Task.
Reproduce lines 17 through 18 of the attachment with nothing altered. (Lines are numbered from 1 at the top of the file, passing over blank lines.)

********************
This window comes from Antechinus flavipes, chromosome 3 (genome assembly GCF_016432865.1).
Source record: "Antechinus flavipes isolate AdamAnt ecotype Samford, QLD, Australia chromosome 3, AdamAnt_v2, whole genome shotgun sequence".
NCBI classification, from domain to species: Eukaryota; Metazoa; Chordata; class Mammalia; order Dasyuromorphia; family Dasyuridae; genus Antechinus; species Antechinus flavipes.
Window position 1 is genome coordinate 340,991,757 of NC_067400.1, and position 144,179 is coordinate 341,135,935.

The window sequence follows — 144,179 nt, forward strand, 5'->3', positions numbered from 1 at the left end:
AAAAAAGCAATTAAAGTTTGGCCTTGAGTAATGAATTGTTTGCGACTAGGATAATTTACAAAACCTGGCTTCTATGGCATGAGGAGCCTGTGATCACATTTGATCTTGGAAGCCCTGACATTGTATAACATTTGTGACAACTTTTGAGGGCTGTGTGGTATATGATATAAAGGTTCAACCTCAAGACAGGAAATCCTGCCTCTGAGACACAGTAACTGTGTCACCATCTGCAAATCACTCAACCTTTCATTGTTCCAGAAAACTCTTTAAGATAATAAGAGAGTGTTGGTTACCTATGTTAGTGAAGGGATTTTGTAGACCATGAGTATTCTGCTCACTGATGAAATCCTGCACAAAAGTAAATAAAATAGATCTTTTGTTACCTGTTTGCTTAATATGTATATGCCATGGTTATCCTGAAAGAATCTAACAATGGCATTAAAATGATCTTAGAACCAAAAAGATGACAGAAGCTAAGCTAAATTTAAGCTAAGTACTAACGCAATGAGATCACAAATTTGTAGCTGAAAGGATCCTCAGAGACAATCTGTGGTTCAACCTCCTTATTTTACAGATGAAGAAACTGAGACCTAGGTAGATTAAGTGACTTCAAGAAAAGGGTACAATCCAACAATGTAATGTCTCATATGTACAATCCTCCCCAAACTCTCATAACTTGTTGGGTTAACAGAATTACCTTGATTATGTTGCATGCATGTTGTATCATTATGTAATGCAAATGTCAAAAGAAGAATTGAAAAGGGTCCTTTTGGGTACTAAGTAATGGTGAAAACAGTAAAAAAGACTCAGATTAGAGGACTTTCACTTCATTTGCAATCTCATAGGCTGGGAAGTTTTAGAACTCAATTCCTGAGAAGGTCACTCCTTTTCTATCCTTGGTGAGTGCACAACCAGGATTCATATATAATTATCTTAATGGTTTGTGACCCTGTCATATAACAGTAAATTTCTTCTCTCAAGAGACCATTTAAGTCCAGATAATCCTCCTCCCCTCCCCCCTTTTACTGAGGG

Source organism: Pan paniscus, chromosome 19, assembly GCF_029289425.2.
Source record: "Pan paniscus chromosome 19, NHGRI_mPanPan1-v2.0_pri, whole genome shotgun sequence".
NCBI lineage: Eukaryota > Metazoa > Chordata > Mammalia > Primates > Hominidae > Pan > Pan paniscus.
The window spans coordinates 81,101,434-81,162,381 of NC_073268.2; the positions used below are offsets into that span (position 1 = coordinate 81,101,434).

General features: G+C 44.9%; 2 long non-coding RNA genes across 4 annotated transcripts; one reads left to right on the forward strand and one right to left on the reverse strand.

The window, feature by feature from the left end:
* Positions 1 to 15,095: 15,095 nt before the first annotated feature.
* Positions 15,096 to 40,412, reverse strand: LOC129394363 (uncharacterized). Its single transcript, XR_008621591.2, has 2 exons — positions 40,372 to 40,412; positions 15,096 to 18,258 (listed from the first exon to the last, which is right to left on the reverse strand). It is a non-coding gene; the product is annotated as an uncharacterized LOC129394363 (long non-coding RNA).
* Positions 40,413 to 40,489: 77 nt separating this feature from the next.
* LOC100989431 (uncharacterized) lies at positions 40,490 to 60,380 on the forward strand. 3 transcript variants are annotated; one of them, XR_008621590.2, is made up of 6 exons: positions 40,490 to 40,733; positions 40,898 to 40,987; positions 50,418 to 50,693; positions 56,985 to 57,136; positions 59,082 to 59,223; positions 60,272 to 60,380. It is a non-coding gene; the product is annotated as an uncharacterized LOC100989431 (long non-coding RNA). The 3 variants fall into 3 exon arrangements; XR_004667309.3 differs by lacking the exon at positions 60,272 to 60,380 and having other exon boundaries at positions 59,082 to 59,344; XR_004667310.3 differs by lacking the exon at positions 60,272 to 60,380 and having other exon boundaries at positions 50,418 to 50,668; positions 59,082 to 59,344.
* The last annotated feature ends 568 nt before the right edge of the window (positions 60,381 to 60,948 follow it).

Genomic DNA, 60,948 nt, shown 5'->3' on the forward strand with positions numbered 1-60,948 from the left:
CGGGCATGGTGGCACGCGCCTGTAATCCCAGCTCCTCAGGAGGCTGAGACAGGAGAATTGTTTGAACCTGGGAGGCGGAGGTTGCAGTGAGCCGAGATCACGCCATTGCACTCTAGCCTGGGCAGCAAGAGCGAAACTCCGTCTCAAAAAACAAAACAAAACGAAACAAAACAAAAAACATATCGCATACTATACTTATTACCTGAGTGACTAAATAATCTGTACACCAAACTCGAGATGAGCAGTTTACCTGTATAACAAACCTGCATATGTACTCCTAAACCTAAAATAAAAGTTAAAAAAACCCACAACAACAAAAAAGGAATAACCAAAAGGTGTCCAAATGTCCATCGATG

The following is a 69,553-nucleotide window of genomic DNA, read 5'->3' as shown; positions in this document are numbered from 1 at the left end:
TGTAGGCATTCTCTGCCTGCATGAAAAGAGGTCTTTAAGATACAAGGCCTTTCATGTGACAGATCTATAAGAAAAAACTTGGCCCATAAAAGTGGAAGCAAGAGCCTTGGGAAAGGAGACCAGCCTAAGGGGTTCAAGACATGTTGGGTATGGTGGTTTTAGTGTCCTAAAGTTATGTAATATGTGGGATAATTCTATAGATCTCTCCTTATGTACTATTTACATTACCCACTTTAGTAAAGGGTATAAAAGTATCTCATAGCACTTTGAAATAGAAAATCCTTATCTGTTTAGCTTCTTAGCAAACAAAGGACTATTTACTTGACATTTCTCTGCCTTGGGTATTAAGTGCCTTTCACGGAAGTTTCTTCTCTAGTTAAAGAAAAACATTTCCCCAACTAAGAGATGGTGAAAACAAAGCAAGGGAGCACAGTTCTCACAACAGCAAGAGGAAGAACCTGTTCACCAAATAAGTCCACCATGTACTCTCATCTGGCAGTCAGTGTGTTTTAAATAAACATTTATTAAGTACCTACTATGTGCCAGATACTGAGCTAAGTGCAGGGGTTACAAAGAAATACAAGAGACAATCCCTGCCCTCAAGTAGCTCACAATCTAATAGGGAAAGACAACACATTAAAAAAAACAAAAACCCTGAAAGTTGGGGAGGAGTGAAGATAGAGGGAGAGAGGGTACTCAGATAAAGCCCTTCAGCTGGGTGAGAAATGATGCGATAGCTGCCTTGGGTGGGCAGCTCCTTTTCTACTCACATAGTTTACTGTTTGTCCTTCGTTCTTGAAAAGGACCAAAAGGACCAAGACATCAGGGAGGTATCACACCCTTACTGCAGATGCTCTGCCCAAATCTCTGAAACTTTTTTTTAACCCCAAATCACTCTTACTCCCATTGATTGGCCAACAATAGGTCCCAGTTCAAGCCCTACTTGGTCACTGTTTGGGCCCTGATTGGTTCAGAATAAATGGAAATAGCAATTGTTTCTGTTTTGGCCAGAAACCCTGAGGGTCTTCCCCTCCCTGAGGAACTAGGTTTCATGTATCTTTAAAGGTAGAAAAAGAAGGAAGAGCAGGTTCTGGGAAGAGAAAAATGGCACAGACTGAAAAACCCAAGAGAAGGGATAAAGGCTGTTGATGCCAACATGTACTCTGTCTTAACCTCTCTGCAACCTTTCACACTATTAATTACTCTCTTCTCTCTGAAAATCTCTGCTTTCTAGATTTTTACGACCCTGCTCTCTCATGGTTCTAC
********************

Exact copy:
* The last annotated feature ends 568 nt before the right edge of the window (positions 60,381 to 60,948 follow it).

Genomic DNA, 60,948 nt, shown 5'->3' on the forward strand with positions numbered 1-60,948 from the left: